When an integrator visits a potential customer for an access control specification, what's the first thing they should talk about? Product? If you answered yes, well, shame on you. You never start a conversation talking about product. You start by posing questions to the end-user that allow you to better ascertain what will best serve them and their business community or culture-make it safer and more secure system wide.
We consulted three experts in the field to ask them specifically what they think the security reseller and integrator should be asking the end-user about risk management and policies for access control. What we found overall was that it all reverts back to the need for consultative selling practices-a holistic approach, said Elliot Boxerbaum, CPP, CSC and president and chief executive officer of Security Risk Management Consultants Inc., Columbus, Ohio.
"It's all about a holistic security management program," said Boxerbaum. "Technology is just one piece. The most effective integrators are those who ensure the systems and the technologies are organizationally sustainable."
Boxerbaum developed and posted on the company Web site (www.s-rmc.com) a diagram of the Holistic Security Program Management(tm) Model Security-each of the four core elements (security technology, policies and practices, staff training and engagement, and program management) interacts with every other element to create a flexible, resilient foundation. This foundation, however, should be considered only the beginning.
He said technologies are important, but alone they don't make a facility secure. "The key is helping the end-user understand the importance of doing an assessment and setting some priorities," continued Boxerbaum. "For example, accredited hospitals are required to do a vulnerability assessment, identifying risks and the impact of risks, then set priorities for the facility. Integrators should try to understand that their installation is part of a bigger system overall."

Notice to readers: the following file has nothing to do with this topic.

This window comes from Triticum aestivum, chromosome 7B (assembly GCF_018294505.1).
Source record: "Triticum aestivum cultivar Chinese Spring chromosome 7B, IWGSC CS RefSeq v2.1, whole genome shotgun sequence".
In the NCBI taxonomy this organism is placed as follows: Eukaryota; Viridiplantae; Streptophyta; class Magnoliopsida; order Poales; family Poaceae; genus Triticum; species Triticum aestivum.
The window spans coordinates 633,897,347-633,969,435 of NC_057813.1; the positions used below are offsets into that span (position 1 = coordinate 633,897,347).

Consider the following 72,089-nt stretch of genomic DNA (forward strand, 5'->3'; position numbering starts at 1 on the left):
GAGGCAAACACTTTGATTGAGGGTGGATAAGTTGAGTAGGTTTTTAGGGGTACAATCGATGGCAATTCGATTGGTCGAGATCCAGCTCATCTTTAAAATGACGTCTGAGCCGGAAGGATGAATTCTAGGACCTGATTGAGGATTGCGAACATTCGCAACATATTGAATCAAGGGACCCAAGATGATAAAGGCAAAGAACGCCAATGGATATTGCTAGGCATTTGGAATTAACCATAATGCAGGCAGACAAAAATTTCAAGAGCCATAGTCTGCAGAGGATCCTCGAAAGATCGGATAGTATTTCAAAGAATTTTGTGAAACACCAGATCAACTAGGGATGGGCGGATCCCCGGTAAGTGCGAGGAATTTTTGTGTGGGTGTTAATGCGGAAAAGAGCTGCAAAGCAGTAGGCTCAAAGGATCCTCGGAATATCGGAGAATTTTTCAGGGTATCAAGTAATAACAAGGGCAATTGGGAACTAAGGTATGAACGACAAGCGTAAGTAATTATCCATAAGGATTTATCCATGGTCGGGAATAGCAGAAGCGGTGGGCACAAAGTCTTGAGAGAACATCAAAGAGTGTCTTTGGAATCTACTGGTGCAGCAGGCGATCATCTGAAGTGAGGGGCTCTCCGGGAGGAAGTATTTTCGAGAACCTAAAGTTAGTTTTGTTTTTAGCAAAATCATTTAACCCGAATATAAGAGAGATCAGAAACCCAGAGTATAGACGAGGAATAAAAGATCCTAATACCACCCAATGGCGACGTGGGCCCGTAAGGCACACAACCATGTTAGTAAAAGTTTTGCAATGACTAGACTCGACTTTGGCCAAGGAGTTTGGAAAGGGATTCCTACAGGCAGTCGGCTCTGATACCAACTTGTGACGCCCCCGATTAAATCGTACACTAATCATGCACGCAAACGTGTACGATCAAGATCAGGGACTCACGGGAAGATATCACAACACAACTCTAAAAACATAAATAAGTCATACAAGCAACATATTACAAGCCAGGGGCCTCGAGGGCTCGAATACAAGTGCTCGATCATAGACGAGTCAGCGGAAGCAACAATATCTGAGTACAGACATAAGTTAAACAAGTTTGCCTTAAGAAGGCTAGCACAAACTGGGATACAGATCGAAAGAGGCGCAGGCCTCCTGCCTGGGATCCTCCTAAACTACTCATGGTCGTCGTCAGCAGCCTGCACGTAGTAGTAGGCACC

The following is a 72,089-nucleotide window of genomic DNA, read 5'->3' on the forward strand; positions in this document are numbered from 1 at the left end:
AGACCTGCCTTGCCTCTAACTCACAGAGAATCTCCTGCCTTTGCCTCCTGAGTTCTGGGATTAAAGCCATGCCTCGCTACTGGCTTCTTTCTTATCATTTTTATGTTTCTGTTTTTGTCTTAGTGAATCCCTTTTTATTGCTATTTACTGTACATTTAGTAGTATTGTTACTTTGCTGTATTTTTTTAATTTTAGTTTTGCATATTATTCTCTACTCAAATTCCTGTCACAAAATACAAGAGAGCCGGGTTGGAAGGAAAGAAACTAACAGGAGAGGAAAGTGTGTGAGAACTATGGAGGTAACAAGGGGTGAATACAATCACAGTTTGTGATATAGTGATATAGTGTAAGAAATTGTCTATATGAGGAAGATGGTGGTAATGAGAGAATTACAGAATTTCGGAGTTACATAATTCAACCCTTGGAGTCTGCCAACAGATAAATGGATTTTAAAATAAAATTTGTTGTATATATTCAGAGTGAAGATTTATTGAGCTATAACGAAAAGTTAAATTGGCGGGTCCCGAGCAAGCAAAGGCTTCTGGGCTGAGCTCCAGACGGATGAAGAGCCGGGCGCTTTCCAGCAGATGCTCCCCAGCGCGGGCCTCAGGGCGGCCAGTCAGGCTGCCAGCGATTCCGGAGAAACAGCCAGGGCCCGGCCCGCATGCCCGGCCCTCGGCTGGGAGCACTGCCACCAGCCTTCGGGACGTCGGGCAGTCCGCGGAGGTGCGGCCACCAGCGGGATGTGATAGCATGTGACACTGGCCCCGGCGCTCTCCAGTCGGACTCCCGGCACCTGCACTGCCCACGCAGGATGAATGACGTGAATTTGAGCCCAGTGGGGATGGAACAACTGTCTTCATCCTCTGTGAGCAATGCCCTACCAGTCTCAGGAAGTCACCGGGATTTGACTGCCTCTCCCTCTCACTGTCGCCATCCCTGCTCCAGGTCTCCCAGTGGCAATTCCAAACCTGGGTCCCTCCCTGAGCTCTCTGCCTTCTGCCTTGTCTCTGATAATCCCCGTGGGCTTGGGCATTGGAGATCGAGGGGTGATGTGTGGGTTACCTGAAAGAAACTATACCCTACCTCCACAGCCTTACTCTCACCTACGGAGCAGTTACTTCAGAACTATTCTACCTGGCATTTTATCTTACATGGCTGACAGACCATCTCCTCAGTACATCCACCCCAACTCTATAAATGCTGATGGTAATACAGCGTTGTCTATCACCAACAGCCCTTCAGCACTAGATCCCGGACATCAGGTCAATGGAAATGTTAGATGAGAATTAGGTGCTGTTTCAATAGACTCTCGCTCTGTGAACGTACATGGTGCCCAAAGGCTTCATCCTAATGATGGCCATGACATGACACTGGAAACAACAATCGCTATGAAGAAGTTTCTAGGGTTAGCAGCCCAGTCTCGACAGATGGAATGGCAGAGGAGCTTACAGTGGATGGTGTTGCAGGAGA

Ed Meltzer, national director of System Management for Niscayah Inc., Kansas City, Mo., said integrators need to be competent in their risk assessment for the customer and not simply responsive to situations. "We have to understand the customer's business drivers; that's what's often missed," said Meltzer. "It's important for the integrator to understand the pain or challenges with deployment of technology vertically and horizontally throughout the organization. Integrators need to understand what the whole operational impact is of even putting a camera or a card reader on a single door."
"Everyone is trying to increase performance and drive down costs," continued Meltzer. "You can't do that unless you understand the entire organizational impact and develop a structure that understands the motivation of the client." Meltzer said the integrator has to ask about what the challenges are for the facility--operational and financial and risk. "What is the impact the challenge is having on the facility? What do they currently have in place? What is the risk management philosophy of the user?"
According to Ron Lander CPP, CMAS, who is chair of the ASIS Council on Information Technology Security and chief executive officer of Ultrasafe Security Specialists, Corona, Calif., there are new threats and risks to consider at the workplace, including the crossover of domestic violence and bullying into places of employment.
Statistics from workplaceviolence.com reveal that workplace violence decreases productivity and overall job satisfaction. During the year 2006 in America, homicide was the second leading cause of fatal occupational injury. Nearly 1,000 workers are murdered and 1.5 million are assaulted in the workplace each year. A study of domestic violence survivors found that 74 percent of employed battered women were harassed by their partner while they were at work.